Nationals, were seen. On Thoroughfare Mountain, the rebel signal-station was found in the possession of some thirty or more cavalry, who at once beat a hasty retreat. They were pursued some distance by Major Scott's men, but without capture. It was found to be a good position for its past uses, as well as in turn to be used against them, as from it the position of nearly the whole rebel army can be seen. The destruction was made as complete as possible.--the National iron-clad Weehawken, during a terrific storm, sunk at her anchorage at the entrance of Charleston harbor, S. C., carrying down with her four engineers and twenty-six of her crew.--the merchant steamer Chesapeake, commanded by Captain Willets, was seized by a party of rebels, who had taken passage in her, while on her way from New York to Portand, Maine. The pirates assaulted the crew, killed the engineer, and wounded two other officers, and, after landing the passengers at Partridge Island, ran away with the vessel.
the Rev. W. Turner , Jun. , MA., Lives of the eminent Unitarians, Dissenting Academics. (search)
for the only memorial we have left of him is a very slight sketch of his character, prefixed to a posthumous volume of sermons, by his pupil and brotherin-law, Mr. Willets, of Newcastle-under-line. It is much to be regretted, that one so competent to perform the office of biographer, and who, of course, enjoyed every opportunity r occupations. About twenty years after his death, (which occurred in 1754,) the volume of sermons already mentioned was published under the superintendence of Mr. Willets, from whose very brief prefatory notice of the author the preceding particulars have been derived. The sermons shew him to have been an Arian of the same schohe was eminently qualified by a penetrating understanding, critical skill in the learned languages, and a good acquaintance with history and antiquity. Besides Mr. Willets, Messrs. Hawkes and Blyth, of Birmingham, Fownes of Shrews. bury, Turner of Wakefield, Bond of Stand, White of Derby, Harrrison of Lancaster, Moore of Abingdon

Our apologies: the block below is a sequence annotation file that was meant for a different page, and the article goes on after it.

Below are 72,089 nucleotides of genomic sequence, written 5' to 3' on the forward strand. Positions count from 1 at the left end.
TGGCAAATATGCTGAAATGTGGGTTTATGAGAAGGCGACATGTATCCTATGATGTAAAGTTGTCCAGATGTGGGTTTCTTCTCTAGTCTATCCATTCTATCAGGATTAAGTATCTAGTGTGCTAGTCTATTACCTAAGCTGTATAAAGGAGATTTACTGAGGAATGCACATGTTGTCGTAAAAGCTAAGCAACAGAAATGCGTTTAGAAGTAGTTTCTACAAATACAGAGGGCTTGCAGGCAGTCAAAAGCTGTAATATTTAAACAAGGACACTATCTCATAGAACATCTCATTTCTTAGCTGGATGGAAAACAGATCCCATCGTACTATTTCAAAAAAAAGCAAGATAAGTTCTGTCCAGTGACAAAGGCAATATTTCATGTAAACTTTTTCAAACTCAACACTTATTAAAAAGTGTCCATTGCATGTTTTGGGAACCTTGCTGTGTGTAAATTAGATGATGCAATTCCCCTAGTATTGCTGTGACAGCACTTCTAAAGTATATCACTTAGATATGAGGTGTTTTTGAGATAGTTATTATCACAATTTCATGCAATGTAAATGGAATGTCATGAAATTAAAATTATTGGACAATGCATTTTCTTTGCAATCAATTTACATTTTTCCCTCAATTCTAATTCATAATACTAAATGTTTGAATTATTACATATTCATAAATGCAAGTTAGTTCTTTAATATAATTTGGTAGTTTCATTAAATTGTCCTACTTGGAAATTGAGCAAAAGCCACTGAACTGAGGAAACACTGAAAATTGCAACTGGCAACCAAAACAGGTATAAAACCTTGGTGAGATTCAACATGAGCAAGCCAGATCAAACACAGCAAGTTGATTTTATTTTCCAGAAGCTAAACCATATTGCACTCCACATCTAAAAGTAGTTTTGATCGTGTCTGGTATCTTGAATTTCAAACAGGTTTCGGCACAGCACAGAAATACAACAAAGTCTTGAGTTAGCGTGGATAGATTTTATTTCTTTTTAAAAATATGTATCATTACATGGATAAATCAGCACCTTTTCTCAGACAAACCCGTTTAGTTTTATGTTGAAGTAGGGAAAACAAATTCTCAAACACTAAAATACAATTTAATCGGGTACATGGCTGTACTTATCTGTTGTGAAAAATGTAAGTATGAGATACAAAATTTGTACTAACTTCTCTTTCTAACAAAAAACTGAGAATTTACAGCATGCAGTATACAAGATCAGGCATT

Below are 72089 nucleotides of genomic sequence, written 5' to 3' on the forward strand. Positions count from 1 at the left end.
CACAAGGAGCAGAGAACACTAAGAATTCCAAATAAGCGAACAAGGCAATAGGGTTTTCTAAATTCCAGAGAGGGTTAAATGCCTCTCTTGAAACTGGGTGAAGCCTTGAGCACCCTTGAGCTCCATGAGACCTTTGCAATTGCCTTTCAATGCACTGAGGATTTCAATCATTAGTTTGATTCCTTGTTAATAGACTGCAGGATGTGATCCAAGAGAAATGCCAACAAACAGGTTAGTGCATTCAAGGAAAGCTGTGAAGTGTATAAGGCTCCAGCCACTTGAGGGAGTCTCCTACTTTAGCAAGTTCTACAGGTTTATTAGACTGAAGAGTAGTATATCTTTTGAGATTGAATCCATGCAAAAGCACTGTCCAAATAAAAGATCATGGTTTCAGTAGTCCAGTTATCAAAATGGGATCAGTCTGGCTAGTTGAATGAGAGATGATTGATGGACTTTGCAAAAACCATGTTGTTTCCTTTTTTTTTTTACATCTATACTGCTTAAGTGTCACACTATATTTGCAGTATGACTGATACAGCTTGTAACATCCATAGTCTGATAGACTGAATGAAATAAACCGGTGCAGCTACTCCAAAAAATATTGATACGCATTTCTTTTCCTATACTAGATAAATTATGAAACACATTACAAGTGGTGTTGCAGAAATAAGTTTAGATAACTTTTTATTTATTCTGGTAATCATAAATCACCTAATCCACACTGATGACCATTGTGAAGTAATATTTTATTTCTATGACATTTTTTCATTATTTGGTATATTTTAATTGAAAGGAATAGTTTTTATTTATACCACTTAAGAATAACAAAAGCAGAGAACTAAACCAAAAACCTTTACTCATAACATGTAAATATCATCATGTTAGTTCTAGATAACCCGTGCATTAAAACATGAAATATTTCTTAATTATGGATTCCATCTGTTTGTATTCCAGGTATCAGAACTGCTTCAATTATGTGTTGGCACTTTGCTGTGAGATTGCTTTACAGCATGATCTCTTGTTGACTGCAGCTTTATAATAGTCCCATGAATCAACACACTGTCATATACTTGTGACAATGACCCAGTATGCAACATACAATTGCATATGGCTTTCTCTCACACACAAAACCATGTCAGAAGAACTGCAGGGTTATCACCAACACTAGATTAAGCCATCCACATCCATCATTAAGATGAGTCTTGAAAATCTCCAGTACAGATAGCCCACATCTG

o run the cutter down at once, as they had no match for her and her 32 pounders. The Che was manned by 27 men, of the 7th Maine regiment, under Col. Mason, together with company A, State Guards, and city company B, all of which were ready with full rains in half an hour, and also by as many armed citizens as could be conveniently taken, who volunteered with enthusiasm. Capt. Lighter, the Government inspector overseeing and building gunboats here, took charge of the Chesapeake battery. Capt. Willets commanded and Capt. Liscomb the Forest City. Vallandigham and his New York the withdrawal of New Jersey from Pennsylvania. The New York correspondent of the Philadelphia Inquirer, writing on the 24th ult.; says: The steamship British Queen is the next packet due from Nassau, N. P., and a certain class of politicians among us are chuckling over the chances of Clement L. Vallandigham being a passenger. It is, of course, impossible to say upon what grounds that expectatio
The Daily Dispatch: December 21, 1863., [Electronic resource], The raid into Southwestern Virginia--depredations of the enemy. (search)
nson. The Captain of the Chesapeake has furnished a statement of the affair, from which we take the following: Captain Willets says that at a quarter past one o'clock on the morning of Monday, the 7th inst., he was awakened by Mr. Johnson, the to warn the captain, while three or four of the devils incarnate pursued him, firing at him rapidly. No sooner had Captain Willets reached the deck than he met a volley of pistol balls. He went all and sought to regain his room, where he had fire from him, and while at the pilot house three or four persons fired at him, yet he escaped harm. After being ironed Captain Willets was placed in his room and a guard put over him. One pirate went down into the fire-room and found a fireman atperience of the engineer might lead to some disastrous results. From two o'clock in the morning until daylight Captain Willets had no opportunity of learning what was going on upon . At any rate, everything was quiet. At sunrise and occasiona